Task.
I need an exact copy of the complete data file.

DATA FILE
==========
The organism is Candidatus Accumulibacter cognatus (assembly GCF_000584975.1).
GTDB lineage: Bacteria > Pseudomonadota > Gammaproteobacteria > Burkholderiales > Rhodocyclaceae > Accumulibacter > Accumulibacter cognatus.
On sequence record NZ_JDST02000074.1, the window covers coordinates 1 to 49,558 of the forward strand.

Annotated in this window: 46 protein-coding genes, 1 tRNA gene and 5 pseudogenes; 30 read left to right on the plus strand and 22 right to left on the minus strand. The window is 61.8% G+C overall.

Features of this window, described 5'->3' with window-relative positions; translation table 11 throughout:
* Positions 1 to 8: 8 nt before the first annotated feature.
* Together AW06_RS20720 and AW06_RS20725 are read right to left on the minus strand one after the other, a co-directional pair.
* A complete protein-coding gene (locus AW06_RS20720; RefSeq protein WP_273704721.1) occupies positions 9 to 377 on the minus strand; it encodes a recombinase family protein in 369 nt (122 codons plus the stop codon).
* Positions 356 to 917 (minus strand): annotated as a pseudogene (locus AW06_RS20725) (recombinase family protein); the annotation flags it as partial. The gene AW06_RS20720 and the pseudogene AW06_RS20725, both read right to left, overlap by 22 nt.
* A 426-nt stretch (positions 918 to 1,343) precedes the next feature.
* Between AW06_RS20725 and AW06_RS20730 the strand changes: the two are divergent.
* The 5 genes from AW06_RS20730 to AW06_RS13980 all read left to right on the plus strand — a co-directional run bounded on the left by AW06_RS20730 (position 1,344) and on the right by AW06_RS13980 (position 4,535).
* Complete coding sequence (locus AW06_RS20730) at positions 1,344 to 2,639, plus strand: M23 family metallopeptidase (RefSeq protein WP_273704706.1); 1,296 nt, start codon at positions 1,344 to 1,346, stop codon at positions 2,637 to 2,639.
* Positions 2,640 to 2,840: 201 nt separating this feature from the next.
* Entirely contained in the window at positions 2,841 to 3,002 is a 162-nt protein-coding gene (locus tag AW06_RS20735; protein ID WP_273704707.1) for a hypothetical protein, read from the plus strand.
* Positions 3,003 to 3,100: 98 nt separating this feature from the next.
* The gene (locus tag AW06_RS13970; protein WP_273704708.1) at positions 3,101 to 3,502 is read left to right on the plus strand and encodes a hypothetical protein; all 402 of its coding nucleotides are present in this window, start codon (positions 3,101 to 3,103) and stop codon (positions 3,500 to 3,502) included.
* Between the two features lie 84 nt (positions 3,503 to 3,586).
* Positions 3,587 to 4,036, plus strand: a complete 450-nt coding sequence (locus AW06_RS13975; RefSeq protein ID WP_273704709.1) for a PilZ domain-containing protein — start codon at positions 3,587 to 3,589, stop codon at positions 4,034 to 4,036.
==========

The organism is Candidatus Accumulibacter cognatus (assembly GCF_000584975.1).
GTDB lineage: Bacteria > Pseudomonadota > Gammaproteobacteria > Burkholderiales > Rhodocyclaceae > Accumulibacter > Accumulibacter cognatus.
On sequence record NZ_JDST02000074.1, the window covers coordinates 1 to 49,558 of the forward strand.

Annotated in this window: 46 protein-coding genes, 1 tRNA gene and 5 pseudogenes; 30 read left to right on the plus strand and 22 right to left on the minus strand. The window is 61.8% G+C overall.

Features of this window, described 5'->3' with window-relative positions; translation table 11 throughout:
* Positions 1 to 8: 8 nt before the first annotated feature.
* Together AW06_RS20720 and AW06_RS20725 are read right to left on the minus strand one after the other, a co-directional pair.
* A complete protein-coding gene (locus AW06_RS20720; RefSeq protein WP_273704721.1) occupies positions 9 to 377 on the minus strand; it encodes a recombinase family protein in 369 nt (122 codons plus the stop codon).
* Positions 356 to 917 (minus strand): annotated as a pseudogene (locus AW06_RS20725) (recombinase family protein); the annotation flags it as partial. The gene AW06_RS20720 and the pseudogene AW06_RS20725, both read right to left, overlap by 22 nt.
* A 426-nt stretch (positions 918 to 1,343) precedes the next feature.
* Between AW06_RS20725 and AW06_RS20730 the strand changes: the two are divergent.
* The 5 genes from AW06_RS20730 to AW06_RS13980 all read left to right on the plus strand — a co-directional run bounded on the left by AW06_RS20730 (position 1,344) and on the right by AW06_RS13980 (position 4,535).
* Complete coding sequence (locus AW06_RS20730) at positions 1,344 to 2,639, plus strand: M23 family metallopeptidase (RefSeq protein WP_273704706.1); 1,296 nt, start codon at positions 1,344 to 1,346, stop codon at positions 2,637 to 2,639.
* Positions 2,640 to 2,840: 201 nt separating this feature from the next.
* Entirely contained in the window at positions 2,841 to 3,002 is a 162-nt protein-coding gene (locus tag AW06_RS20735; protein ID WP_273704707.1) for a hypothetical protein, read from the plus strand.
* Positions 3,003 to 3,100: 98 nt separating this feature from the next.
* The gene (locus tag AW06_RS13970; protein WP_273704708.1) at positions 3,101 to 3,502 is read left to right on the plus strand and encodes a hypothetical protein; all 402 of its coding nucleotides are present in this window, start codon (positions 3,101 to 3,103) and stop codon (positions 3,500 to 3,502) included.
* Between the two features lie 84 nt (positions 3,503 to 3,586).
* Positions 3,587 to 4,036, plus strand: a complete 450-nt coding sequence (locus AW06_RS13975; RefSeq protein ID WP_273704709.1) for a PilZ domain-containing protein — start codon at positions 3,587 to 3,589, stop codon at positions 4,034 to 4,036.